<em>I follow this piece with a comment of my own: to my mind, the author of this piece presents some interesting information but misses the mark. He presents uncertainty where I think there isn't any (or not much), and he skips over the crucial clue that he presents.
Colbert has built a career mocking the right-wing. So why does new research suggest that the comedian is popular with Conservatives?
By Lee Drutman, Miller-McCune.com.
Alter-Net, April 23, 2009.
So ... Stephen Colbert doesn't really mean all those wacky liberal-bashing things he says, does he? Comedy Central's The Colbert Report is obviously a parody of a wing-nut right-wing talk show. Right?
He can't be serious.
Or ... can he sort of be? (Cut to screeching bald eagle.)
Well, apparently Colbert is just that good. His character is so pitch-perfectly ambiguous that, according to a new study, what it is you see in him is whatever it is you want to see in him. If you are liberal, he is a liberal, too. If you are a conservative, he is a conservative, just like you.
And if you are a bear, well, good luck.
Colbert is, it would appear, a fun-house mirror to the deepest recesses of your political soul.
In order to test this scientifically, Heather L. LaMarre, along with Kristen D. Landreville and Michael A. Beam (all communications doctoral students at The Ohio State University), subjected 322 participants with a mix of political ideologies to a three-minute 2006 video clip of Stephen Colbert discussing media coverage of the Iraq war with "super liberal lefty" radio host Amy Goodman.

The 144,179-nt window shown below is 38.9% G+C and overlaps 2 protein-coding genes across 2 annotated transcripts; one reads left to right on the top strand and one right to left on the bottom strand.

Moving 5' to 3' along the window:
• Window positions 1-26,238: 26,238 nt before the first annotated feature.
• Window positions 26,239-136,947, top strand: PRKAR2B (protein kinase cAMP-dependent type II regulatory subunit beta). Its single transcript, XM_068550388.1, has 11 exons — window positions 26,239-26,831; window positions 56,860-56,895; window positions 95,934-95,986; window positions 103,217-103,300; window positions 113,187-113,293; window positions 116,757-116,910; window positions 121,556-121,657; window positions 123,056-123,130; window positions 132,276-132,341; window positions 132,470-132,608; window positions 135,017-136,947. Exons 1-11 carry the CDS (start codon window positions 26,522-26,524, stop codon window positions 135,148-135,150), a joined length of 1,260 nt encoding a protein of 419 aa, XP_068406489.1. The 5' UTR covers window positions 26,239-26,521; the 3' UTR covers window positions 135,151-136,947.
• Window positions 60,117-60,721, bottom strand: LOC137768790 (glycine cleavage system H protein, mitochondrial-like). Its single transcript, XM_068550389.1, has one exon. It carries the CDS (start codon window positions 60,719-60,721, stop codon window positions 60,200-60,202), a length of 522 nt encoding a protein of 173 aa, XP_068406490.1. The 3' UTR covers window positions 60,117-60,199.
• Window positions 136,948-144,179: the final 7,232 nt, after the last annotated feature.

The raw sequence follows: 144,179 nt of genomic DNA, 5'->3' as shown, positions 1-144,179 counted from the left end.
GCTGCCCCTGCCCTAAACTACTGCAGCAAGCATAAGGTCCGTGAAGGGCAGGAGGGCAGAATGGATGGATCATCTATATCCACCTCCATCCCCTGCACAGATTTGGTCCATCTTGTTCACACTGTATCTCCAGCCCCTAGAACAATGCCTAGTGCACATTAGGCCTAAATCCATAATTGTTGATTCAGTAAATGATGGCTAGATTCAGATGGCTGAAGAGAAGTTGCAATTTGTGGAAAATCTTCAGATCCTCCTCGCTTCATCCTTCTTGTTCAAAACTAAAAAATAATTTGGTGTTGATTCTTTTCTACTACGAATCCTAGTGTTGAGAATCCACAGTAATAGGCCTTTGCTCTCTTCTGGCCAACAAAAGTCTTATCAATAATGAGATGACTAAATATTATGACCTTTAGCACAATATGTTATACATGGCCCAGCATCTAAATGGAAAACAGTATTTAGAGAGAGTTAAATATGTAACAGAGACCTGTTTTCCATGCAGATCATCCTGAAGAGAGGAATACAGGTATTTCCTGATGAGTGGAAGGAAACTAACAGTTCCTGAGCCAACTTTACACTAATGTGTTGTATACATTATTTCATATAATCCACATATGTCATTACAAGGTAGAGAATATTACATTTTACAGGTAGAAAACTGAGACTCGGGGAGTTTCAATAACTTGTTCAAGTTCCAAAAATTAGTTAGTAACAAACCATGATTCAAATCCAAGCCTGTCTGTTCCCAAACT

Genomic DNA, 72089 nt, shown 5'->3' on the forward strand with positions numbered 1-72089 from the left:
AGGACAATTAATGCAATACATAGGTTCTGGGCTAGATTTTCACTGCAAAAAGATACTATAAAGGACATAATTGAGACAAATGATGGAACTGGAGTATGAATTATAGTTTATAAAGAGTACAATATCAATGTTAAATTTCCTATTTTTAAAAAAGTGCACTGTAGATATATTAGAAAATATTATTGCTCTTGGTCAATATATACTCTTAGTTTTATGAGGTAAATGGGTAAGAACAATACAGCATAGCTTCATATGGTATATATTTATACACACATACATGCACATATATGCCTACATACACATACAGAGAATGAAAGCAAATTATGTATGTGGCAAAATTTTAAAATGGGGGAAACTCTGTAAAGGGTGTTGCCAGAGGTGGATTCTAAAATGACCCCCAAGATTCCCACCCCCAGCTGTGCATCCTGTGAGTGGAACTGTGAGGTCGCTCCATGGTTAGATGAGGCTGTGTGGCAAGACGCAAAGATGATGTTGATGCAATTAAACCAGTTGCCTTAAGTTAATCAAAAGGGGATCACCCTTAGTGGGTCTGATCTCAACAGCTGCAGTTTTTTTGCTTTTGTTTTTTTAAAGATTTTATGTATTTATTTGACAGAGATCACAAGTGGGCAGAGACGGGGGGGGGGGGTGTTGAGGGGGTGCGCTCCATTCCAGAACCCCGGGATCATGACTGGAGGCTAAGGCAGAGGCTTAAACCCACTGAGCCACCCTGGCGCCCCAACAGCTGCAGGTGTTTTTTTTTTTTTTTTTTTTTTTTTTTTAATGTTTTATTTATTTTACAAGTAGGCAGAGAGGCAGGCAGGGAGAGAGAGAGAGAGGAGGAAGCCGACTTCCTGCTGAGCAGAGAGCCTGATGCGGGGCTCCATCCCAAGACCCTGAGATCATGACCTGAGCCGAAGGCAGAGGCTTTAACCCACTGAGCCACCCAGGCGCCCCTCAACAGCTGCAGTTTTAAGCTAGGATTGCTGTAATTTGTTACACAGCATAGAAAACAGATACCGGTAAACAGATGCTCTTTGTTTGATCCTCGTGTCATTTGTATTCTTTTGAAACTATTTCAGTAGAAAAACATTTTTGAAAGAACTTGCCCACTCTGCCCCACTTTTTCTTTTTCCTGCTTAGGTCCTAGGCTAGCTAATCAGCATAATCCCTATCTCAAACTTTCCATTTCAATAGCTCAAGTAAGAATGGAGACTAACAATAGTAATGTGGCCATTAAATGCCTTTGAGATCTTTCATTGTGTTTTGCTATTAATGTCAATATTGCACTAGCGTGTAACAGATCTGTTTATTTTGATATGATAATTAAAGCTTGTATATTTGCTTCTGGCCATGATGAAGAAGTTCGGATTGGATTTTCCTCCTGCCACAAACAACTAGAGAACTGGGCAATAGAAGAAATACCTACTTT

"Liberals will see him as an over-the-top satire of Bill O'Reilly-type pundit and think that he is making fun of a conservative pundit," LaMarre explained. "But conservatives will say, yes, he is an over-the-top satire of Bill O'Reilly, but by being funny he gets to make really good points and make fun of liberals. So they think the joke is on liberals."
How can this be? Are they really both watching the same Stephen Colbert? Actually, the reason is pretty simple. It is a phenomenon that has been familiar to social psychologists for a long time: confirmation bias. "When you look at social psychology and you see how people process information, people see what they want to see," said study co-author Landreville. "They take whatever they want out of that message. So if I'm a liberal, I'll have my liberal goggles on when I'm watching The Colbert Report and I'll think he's a liberal."